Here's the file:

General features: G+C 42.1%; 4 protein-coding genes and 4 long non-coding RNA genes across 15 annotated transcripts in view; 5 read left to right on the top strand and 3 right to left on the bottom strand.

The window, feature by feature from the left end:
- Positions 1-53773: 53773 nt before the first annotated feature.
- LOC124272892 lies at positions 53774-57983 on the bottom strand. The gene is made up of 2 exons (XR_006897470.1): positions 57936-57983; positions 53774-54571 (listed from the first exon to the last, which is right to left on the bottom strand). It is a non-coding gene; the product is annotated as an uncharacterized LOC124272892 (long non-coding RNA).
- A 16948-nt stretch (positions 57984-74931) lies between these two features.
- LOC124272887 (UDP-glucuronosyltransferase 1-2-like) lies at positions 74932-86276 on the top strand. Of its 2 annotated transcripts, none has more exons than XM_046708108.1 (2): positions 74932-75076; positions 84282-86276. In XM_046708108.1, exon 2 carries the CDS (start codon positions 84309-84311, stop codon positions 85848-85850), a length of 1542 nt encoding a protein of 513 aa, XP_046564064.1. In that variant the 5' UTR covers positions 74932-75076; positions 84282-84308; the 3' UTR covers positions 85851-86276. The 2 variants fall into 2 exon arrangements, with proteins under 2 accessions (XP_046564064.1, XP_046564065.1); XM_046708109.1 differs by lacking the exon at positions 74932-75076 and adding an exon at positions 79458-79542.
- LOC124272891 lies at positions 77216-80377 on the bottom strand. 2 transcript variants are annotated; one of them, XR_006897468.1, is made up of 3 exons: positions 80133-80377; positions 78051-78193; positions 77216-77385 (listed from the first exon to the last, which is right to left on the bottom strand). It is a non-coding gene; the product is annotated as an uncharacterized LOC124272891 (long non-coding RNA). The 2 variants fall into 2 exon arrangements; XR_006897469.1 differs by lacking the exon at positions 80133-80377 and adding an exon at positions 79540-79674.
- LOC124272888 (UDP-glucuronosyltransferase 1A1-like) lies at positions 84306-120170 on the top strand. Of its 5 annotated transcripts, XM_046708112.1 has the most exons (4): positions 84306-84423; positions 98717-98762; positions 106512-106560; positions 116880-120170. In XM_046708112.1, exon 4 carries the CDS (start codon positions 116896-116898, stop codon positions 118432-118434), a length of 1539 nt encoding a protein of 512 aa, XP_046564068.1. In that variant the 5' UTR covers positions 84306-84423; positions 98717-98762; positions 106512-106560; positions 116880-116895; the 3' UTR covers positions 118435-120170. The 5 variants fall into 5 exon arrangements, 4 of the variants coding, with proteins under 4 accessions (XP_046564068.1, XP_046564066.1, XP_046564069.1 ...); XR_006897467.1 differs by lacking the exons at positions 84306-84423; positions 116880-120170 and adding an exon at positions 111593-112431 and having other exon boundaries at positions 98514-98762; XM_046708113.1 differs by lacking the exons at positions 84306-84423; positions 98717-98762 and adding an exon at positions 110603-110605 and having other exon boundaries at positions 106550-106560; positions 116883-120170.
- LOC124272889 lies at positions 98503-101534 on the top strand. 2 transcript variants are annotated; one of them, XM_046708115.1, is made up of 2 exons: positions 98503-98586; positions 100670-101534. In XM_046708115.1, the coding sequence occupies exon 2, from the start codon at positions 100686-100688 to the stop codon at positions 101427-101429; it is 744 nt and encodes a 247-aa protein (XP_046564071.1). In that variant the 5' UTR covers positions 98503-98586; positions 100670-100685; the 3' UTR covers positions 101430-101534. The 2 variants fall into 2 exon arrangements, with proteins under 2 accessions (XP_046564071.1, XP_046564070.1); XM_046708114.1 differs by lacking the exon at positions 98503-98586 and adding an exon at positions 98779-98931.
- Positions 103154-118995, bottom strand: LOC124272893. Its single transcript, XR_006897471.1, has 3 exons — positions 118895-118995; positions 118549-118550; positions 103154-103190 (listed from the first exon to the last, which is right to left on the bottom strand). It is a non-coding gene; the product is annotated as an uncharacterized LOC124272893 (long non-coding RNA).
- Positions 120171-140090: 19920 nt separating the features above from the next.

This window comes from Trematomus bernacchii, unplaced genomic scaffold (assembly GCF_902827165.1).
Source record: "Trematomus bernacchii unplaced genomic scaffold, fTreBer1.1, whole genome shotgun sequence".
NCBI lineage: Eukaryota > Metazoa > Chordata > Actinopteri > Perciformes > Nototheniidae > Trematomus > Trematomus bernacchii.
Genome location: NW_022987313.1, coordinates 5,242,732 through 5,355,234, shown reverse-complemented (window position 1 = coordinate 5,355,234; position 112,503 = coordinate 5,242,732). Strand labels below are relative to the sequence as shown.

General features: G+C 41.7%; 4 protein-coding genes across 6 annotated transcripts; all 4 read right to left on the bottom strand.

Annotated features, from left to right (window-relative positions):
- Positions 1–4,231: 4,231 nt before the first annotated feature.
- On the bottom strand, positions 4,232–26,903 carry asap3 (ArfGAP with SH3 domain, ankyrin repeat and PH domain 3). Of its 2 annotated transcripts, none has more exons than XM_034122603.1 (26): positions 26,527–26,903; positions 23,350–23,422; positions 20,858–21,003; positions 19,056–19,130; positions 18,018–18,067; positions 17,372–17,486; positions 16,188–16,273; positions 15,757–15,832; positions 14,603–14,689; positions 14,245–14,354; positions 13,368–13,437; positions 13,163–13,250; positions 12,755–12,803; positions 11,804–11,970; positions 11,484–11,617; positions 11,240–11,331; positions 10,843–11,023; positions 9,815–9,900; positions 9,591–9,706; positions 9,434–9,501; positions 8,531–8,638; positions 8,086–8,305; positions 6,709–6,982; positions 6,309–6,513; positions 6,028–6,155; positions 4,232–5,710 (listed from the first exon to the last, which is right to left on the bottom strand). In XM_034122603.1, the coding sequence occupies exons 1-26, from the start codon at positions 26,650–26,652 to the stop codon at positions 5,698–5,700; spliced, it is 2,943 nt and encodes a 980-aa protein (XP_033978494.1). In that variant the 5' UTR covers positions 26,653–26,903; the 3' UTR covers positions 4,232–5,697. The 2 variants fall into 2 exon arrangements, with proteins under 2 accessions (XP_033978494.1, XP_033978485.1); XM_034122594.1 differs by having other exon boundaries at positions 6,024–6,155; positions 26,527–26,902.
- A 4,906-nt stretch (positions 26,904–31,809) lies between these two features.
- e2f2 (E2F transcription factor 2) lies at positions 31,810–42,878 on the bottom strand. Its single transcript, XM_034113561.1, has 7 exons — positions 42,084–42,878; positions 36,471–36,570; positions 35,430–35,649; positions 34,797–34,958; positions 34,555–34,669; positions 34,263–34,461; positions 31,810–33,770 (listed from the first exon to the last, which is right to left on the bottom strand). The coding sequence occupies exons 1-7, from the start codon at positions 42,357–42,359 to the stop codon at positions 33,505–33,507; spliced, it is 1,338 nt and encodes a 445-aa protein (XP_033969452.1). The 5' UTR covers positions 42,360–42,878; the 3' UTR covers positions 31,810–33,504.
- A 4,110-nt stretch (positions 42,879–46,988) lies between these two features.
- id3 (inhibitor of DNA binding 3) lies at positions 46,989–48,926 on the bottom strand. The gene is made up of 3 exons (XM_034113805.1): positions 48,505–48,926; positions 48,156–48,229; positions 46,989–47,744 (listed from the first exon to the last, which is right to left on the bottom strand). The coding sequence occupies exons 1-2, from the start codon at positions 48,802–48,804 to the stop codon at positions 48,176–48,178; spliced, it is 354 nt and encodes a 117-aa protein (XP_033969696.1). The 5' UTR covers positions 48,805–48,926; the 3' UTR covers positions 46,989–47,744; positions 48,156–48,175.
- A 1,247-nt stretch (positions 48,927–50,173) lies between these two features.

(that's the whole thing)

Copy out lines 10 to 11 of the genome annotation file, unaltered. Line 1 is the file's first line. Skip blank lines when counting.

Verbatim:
- Positions 103154-118995, bottom strand: LOC124272893. Its single transcript, XR_006897471.1, has 3 exons — positions 118895-118995; positions 118549-118550; positions 103154-103190 (listed from the first exon to the last, which is right to left on the bottom strand). It is a non-coding gene; the product is annotated as an uncharacterized LOC124272893 (long non-coding RNA).
- Positions 120171-140090: 19920 nt separating the features above from the next.